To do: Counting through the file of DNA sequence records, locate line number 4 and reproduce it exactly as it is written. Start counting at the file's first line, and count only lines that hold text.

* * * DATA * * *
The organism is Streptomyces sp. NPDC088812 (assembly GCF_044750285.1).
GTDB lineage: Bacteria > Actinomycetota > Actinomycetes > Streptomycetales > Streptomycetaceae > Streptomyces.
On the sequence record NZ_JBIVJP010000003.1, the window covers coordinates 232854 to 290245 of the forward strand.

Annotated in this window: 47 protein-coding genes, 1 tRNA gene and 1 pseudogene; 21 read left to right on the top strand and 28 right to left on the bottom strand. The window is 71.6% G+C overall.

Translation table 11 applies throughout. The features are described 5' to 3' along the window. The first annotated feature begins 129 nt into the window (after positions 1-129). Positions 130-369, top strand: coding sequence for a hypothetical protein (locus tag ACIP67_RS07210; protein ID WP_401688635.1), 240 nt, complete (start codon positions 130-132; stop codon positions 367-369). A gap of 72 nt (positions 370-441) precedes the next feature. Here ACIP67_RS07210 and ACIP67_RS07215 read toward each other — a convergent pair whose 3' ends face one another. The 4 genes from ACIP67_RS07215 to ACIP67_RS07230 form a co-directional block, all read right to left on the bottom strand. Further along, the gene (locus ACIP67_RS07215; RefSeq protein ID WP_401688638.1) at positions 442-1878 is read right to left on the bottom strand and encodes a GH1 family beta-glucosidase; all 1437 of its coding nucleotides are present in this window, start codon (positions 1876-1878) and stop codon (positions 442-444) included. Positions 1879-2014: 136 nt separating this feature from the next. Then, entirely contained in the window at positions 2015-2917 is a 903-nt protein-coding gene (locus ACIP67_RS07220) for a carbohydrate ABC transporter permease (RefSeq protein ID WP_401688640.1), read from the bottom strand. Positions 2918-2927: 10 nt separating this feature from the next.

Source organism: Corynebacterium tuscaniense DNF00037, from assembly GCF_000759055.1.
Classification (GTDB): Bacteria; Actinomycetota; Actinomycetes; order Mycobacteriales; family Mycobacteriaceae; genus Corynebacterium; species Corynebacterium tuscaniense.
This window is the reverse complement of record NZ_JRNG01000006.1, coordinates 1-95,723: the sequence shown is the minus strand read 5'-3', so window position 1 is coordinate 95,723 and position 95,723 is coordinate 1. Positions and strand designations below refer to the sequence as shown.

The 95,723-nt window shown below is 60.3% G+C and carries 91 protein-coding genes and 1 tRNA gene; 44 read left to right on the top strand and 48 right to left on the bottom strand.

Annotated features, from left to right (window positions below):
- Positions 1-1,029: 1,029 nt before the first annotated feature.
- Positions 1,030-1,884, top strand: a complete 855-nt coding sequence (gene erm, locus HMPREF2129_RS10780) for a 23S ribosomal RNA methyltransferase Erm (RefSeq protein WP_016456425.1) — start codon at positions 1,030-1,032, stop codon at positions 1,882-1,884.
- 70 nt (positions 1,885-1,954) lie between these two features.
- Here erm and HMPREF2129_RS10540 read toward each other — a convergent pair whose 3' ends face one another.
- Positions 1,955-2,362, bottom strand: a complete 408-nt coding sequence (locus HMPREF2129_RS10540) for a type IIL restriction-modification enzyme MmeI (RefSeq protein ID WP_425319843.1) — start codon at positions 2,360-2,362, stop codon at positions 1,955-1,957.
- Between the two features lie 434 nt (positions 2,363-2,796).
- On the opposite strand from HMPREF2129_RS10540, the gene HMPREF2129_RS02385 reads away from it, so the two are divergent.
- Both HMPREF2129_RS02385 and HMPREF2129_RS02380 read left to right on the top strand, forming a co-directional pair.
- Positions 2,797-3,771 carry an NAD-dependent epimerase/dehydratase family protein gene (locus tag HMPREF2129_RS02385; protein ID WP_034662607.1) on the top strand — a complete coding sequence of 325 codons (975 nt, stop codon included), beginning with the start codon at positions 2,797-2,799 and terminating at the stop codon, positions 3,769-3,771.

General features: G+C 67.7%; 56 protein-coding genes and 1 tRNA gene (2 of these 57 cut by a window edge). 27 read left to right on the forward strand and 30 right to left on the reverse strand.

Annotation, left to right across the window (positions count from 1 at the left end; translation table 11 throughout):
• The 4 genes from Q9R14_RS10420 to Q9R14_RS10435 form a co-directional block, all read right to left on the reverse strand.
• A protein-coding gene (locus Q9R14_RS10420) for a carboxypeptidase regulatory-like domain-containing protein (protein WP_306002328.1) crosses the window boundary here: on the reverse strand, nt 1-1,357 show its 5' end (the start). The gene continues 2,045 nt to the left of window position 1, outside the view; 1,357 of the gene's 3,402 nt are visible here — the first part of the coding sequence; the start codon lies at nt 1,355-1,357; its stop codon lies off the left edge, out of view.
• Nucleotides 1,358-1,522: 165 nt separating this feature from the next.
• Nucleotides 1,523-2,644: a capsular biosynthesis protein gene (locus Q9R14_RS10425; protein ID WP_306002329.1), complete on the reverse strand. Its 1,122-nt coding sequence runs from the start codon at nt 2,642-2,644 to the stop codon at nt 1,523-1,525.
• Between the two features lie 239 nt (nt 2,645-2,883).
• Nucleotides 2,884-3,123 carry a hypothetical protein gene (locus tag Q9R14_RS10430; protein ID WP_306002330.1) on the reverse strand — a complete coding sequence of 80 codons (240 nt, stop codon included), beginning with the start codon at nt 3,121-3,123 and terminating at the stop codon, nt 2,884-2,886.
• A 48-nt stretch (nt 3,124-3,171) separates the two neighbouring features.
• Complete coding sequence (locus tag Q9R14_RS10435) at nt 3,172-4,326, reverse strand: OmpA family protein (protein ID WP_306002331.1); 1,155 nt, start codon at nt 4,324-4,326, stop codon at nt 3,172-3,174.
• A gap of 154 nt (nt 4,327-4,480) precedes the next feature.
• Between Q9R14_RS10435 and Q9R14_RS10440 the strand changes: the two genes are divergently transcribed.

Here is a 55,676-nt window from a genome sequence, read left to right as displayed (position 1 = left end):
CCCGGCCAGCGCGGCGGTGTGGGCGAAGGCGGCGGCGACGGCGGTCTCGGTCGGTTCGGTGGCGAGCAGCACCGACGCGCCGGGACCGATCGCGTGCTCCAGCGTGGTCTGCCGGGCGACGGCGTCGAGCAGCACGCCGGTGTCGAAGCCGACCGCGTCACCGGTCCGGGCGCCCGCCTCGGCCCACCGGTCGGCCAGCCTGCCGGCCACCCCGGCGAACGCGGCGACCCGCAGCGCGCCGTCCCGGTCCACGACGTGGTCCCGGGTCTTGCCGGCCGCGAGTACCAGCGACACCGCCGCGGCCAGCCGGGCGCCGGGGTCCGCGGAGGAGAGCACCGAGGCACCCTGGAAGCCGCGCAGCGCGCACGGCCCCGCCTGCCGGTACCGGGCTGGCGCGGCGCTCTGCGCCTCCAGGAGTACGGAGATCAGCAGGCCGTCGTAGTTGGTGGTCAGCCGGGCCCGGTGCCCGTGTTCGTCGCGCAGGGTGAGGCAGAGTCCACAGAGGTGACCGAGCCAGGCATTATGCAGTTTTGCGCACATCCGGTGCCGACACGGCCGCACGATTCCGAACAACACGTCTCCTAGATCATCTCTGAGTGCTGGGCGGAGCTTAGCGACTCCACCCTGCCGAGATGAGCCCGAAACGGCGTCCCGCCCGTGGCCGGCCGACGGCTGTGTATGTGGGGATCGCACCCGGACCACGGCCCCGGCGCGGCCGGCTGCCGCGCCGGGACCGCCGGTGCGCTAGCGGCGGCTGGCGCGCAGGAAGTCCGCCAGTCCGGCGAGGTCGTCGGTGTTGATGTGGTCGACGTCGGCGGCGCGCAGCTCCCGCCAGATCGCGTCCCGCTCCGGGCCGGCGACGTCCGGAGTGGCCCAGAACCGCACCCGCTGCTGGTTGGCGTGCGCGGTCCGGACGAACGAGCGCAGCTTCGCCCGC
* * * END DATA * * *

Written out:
Annotated in this window: 47 protein-coding genes, 1 tRNA gene and 1 pseudogene; 21 read left to right on the top strand and 28 right to left on the bottom strand. The window is 71.6% G+C overall.